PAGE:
Literally days after my last post on the changes in US energy policy and its influence on the trajectory of US imperialism, President Donald Trump and his energy secretary proclaimed those changes in their customary blunt and bombastic way. On June 29, Trump declared a US policy of “energy dominance” at a meeting at the Department of Energy. Reuters‘s headline on their coverage perfectly captured the meaning of this policy: “Trump Seeks to Project Global Power through Energy Exports.” Bloomberg News’s Gennifer Dlouhy quotes Trump: “We are a top producer of petroleum and the No. 1 producer of natural gas. We have so much more than we ever thought possible. We are really in the driver’s seat.”
Clearly, Russia is a target of the emerging policy. The Administration’s Secretary of Energy, Rick Perry said that “... the entirety of the EU totally get it that if we can lay in American LNG [liquefied natural gas] ... we can be able to have an alternative to Russia…” “The US will be able to clearly create a hell of a lot more friends by being able to deliver them energy and not being held hostage by some countries, Russia in particular.” (Reuters)
Lest anyone fail to get the message, Trump told cheering Polish people in Warsaw on July 6: "We are committed to securing your access to alternate sources of energy, so Poland and its neighbors are never again held hostage to a single supplier of energy.” (CNBC) Instead, they will be held hostage to the US.
Bloomberg’s Dlouhy notes that negotiations have begun to sell more LNG to the Republic of Korea. And Reuters’s Timothy Gardner comments that the US exports more petroleum products to Mexico than does any other country. In fact, according to Gardner, the US is already the world’s largest exporter of refined petroleum products.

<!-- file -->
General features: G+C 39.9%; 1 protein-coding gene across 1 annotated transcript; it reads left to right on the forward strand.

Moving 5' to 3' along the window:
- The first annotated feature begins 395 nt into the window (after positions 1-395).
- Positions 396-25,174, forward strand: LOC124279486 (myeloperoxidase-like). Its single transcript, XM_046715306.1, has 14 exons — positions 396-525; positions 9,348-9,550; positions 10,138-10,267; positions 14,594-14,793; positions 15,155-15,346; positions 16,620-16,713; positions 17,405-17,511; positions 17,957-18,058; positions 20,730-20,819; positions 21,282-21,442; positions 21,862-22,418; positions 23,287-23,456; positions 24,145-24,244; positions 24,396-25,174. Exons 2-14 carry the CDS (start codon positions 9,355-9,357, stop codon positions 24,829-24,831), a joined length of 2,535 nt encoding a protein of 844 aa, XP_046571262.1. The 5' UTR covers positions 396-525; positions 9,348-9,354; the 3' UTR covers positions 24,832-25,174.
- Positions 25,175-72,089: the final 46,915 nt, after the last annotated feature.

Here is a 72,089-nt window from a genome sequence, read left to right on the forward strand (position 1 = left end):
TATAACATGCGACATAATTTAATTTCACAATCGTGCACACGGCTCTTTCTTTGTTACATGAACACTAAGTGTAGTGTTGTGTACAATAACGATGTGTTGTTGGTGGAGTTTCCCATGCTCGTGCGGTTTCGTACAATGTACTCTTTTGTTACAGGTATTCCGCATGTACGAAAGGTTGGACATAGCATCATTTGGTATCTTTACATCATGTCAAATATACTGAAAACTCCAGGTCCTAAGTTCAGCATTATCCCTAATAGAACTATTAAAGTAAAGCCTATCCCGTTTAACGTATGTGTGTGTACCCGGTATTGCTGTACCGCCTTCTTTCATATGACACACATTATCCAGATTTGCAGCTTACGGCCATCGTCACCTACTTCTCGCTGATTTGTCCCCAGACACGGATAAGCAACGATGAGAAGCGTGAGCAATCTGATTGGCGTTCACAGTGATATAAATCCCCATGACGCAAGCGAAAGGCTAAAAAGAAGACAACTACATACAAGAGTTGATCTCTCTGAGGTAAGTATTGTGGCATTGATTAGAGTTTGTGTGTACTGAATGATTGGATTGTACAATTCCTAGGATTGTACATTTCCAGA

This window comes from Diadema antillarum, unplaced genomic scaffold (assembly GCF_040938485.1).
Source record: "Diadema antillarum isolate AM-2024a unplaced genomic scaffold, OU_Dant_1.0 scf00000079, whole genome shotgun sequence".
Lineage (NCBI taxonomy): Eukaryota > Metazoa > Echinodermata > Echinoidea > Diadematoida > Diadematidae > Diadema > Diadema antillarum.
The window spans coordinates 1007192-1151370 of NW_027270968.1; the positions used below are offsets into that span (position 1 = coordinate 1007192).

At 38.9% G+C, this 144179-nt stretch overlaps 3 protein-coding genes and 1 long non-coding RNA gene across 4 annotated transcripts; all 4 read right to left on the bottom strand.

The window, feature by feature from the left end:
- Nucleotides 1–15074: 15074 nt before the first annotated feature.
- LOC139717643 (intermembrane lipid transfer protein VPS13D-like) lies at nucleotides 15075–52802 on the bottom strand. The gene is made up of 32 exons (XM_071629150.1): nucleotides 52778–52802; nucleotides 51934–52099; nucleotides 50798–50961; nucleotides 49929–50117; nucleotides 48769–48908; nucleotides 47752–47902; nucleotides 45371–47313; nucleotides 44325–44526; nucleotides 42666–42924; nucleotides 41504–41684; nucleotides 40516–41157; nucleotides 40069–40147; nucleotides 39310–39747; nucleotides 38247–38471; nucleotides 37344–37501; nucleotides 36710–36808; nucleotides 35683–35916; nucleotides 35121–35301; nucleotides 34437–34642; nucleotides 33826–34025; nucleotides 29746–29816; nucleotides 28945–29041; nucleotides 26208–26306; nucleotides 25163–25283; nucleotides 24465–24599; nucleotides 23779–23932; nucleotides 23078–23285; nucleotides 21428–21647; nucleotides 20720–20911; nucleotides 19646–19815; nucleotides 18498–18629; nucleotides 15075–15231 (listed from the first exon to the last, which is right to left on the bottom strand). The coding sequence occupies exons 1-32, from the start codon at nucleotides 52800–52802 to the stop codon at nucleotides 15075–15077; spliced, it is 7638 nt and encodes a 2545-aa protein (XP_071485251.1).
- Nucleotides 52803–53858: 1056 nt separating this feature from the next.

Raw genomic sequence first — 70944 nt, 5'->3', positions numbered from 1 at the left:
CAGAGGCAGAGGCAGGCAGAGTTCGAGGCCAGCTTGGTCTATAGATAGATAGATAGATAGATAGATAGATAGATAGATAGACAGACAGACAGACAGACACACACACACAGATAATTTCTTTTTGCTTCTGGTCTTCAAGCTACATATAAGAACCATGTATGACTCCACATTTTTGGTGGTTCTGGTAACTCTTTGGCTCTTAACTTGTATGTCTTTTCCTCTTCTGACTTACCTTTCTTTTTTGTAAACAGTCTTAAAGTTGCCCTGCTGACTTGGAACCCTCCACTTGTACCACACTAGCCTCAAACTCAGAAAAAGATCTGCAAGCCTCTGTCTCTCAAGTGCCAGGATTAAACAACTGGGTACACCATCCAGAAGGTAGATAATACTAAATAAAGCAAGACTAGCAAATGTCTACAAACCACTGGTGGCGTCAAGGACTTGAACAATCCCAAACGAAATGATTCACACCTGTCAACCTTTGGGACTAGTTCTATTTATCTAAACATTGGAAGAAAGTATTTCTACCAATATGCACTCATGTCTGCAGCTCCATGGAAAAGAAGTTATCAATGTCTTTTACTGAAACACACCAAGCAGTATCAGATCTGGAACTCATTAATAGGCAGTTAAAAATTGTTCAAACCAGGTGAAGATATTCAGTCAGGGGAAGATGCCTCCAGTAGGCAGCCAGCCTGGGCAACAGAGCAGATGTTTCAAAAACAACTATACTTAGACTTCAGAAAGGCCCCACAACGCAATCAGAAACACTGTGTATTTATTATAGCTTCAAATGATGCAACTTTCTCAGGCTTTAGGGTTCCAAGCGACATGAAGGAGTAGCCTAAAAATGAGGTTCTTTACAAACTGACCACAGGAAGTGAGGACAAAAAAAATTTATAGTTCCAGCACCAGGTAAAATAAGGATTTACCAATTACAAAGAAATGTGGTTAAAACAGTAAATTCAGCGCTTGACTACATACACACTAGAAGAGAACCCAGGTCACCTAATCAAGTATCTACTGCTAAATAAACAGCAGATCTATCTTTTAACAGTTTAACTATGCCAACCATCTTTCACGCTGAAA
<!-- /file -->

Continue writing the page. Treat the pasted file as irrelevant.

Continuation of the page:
Despite the near total neglect of the foreign policy implications of this emerging policy by US commentators and, especially, the left, they have not gone unnoticed in important circles internationally. Writing in the largest circulation UK paper, The Sunday Times, Irwin Stelzer stated on July 2: “LNG has created a new Great Game, with America’s ‘yuge’ reserves of natural gas giving Trump a weapon with which to offset Russia’s early lead.” Talk of “Great Games,” of course, invokes memories of the imperialist rivalries and clashes of the late 19th and early 20th century. While the “Russia-gate” controversies uncritically consume many US observers, even conservative Europeans are identifying the material interests, the imperialist interests standing behind the hysterical anti-Russia campaign.
Further, Stelzer sees the recent Gulf States’ aggression against Qatar for what it is: “... the Saudi royal family believe now is the time to wring a total surrender from Qatar… The implication for the global LNG market of a potential isolation of Qatar [the world’s largest exporter] could not be more consequential.” And it could not be more beneficial to the emerging US LNG shippers.
The recent Trump European trip was a sales trip for US LNG as much as it was participation in the G20 summit.
OPEC ‘Monopoly’ versus US Hegemony